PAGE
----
2. Development of a treatment plan with objectives.
3. Provision of informed consent including discussion of side effects.
4. Periodic review of the treatment’s efficacy.
5. Consultation, as necessary.
6. Proper record keeping that supports the decision to recommend the
use of medical marijuana.

As you can see, before recommending any medicine — medical marijuana included — physicians have to methodically evaluate their patients. Thus, as a general rule of thumb, you want to avoid doctors who spend minimal amounts of time with patients. This is important because a quick, slipshod evaluation means that your doctor is probably not adhering to the Medical Board’s guidelines, which can jeopardize the license of your doctor and the legitimacy of your recommendation.

“[A] two to five minute visit doesn’t represent an appropriate evaluation, and one should be suspect about whether such a doctor even if he or she has a legitimate license,” said Dr. William Eidelman, a Los-Angeles-based physician who recommends medical marijuana.

And remember that you must have record of a previously diagnosed condition in order for a doctor to provide a valid medical marijuana recommendation. Some doctors might try to sidestep this important step, thus throwing into question their own legitimacy — and that of your recommendation. “Any doctor that truly cares about his license is going to comply with the state patients must have been previously diagnosed and worked up for their symptoms,” said Dr. Breen.

Will Your Doctor Fight For You?
Another question to consider is whether or not your recommending doctor would appear at court on your behalf. After all, a physician who performs thorough examinations should have no qualms defending their diagnoses in court.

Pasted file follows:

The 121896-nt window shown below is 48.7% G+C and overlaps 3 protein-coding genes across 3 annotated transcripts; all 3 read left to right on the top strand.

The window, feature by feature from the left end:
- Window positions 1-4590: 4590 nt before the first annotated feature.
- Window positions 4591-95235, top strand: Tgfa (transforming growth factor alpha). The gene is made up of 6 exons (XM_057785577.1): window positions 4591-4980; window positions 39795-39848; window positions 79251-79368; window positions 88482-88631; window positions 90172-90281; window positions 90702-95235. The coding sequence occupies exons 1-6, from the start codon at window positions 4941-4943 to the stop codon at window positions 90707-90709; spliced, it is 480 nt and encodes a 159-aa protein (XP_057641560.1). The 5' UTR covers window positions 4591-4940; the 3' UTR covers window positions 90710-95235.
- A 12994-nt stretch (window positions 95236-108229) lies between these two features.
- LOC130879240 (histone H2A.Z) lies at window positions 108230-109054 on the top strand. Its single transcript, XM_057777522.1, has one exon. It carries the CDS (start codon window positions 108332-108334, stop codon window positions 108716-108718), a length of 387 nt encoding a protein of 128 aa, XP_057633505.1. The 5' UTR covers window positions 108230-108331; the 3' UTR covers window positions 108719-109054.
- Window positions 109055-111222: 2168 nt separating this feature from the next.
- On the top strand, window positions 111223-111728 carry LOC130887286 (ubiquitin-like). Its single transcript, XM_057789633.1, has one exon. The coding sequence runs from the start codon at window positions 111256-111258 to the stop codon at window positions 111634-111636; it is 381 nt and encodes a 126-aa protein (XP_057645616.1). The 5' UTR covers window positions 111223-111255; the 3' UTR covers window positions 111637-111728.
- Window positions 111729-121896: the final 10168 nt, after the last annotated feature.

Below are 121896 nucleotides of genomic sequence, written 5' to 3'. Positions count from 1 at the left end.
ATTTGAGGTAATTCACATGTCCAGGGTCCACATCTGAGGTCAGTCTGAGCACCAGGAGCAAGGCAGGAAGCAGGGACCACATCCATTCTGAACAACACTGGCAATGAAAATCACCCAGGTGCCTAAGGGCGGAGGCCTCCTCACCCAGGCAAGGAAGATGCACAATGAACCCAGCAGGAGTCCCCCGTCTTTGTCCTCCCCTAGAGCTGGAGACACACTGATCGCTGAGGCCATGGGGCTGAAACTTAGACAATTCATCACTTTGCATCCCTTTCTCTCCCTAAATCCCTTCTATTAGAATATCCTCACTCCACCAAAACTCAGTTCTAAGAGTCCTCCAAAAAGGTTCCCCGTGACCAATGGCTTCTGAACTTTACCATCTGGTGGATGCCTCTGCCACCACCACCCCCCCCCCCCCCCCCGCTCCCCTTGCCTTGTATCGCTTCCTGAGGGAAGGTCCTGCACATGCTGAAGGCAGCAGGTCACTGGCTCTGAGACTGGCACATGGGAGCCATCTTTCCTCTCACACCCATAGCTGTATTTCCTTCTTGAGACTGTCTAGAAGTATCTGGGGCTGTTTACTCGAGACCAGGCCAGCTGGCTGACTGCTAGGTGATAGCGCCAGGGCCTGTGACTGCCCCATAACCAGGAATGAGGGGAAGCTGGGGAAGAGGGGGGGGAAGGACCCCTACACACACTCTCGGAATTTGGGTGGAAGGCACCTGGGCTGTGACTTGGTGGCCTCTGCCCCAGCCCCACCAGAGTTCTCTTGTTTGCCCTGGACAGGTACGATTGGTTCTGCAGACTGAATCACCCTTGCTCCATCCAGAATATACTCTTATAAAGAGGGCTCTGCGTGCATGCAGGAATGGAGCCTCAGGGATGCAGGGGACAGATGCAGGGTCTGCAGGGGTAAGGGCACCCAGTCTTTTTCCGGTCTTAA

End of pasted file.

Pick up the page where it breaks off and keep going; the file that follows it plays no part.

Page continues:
“The main questions patients need to ask of their potential doctor is this: are they available to verify the letter with law enforcement and would they come to court if necessary?” said Dr. Eidelman. “Most cannabis doctors, and especially the low-budget ones, are not doing anything else besides the cannabis recommendation, and not even enough to back up the recommendation should one have law enforcement problems,” he continued.

A New Industry
Maybe it was inevitable that money-hungry phonies would find their way into the medical marijuana industry. But moving forward, how can the industry weed out the fakes? Some suggest that some due diligence on the part of dispensaries can help remedy the problem.

“[A]ll dispensaries should research and contact the clinic if they are not familiar with the doctor who signed the recommendation. They should at least do one on-site visit to introduce themselves to the staff and doctor to make sure the clinic is being run above board and in complete complains with the state medical board,” said Dr. Breen. “This alone would solve many of the issues with fake clinics where doctors are not on-site,” he continued.

See original posting here: http://the420times.com/2010/08/is-your-doctor-legit/